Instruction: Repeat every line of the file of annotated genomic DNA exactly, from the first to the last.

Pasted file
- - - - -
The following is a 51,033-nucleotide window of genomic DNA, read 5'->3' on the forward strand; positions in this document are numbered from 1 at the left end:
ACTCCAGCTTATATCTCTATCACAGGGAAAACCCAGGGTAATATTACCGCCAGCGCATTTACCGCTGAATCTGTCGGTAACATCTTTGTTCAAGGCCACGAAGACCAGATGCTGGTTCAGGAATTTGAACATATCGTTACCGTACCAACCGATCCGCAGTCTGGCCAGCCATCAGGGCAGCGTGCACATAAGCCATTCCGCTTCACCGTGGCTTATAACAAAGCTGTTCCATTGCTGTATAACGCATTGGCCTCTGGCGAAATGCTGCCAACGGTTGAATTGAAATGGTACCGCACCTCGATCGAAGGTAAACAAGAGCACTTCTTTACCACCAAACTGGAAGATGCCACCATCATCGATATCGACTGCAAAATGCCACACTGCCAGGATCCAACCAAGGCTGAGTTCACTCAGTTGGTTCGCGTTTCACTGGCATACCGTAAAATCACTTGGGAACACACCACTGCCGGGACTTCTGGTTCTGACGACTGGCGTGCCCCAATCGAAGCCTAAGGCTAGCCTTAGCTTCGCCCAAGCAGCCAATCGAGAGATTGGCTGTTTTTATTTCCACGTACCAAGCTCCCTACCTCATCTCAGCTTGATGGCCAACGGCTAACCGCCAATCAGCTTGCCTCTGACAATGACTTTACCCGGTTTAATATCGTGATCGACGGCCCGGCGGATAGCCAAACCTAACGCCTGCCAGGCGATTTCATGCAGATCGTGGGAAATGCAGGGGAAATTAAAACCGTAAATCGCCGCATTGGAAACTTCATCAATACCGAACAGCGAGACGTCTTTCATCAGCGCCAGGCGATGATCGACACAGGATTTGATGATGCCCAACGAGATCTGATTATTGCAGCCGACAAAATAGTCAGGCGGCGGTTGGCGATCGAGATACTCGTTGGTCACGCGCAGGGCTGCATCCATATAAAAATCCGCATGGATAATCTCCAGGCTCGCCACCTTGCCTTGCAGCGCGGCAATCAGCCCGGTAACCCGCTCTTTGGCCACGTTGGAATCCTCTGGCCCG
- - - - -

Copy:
The following is a 51,033-nucleotide window of genomic DNA, read 5'->3' on the forward strand; positions in this document are numbered from 1 at the left end:
ACTCCAGCTTATATCTCTATCACAGGGAAAACCCAGGGTAATATTACCGCCAGCGCATTTACCGCTGAATCTGTCGGTAACATCTTTGTTCAAGGCCACGAAGACCAGATGCTGGTTCAGGAATTTGAACATATCGTTACCGTACCAACCGATCCGCAGTCTGGCCAGCCATCAGGGCAGCGTGCACATAAGCCATTCCGCTTCACCGTGGCTTATAACAAAGCTGTTCCATTGCTGTATAACGCATTGGCCTCTGGCGAAATGCTGCCAACGGTTGAATTGAAATGGTACCGCACCTCGATCGAAGGTAAACAAGAGCACTTCTTTACCACCAAACTGGAAGATGCCACCATCATCGATATCGACTGCAAAATGCCACACTGCCAGGATCCAACCAAGGCTGAGTTCACTCAGTTGGTTCGCGTTTCACTGGCATACCGTAAAATCACTTGGGAACACACCACTGCCGGGACTTCTGGTTCTGACGACTGGCGTGCCCCAATCGAAGCCTAAGGCTAGCCTTAGCTTCGCCCAAGCAGCCAATCGAGAGATTGGCTGTTTTTATTTCCACGTACCAAGCTCCCTACCTCATCTCAGCTTGATGGCCAACGGCTAACCGCCAATCAGCTTGCCTCTGACAATGACTTTACCCGGTTTAATATCGTGATCGACGGCCCGGCGGATAGCCAAACCTAACGCCTGCCAGGCGATTTCATGCAGATCGTGGGAAATGCAGGGGAAATTAAAACCGTAAATCGCCGCATTGGAAACTTCATCAATACCGAACAGCGAGACGTCTTTCATCAGCGCCAGGCGATGATCGACACAGGATTTGATGATGCCCAACGAGATCTGATTATTGCAGCCGACAAAATAGTCAGGCGGCGGTTGGCGATCGAGATACTCGTTGGTCACGCGCAGGGCTGCATCCATATAAAAATCCGCATGGATAATCTCCAGGCTCGCCACCTTGCCTTGCAGCGCGGCAATCAGCCCGGTAACCCGCTCTTTGGCCACGTTGGAATCCTCTGGCCCG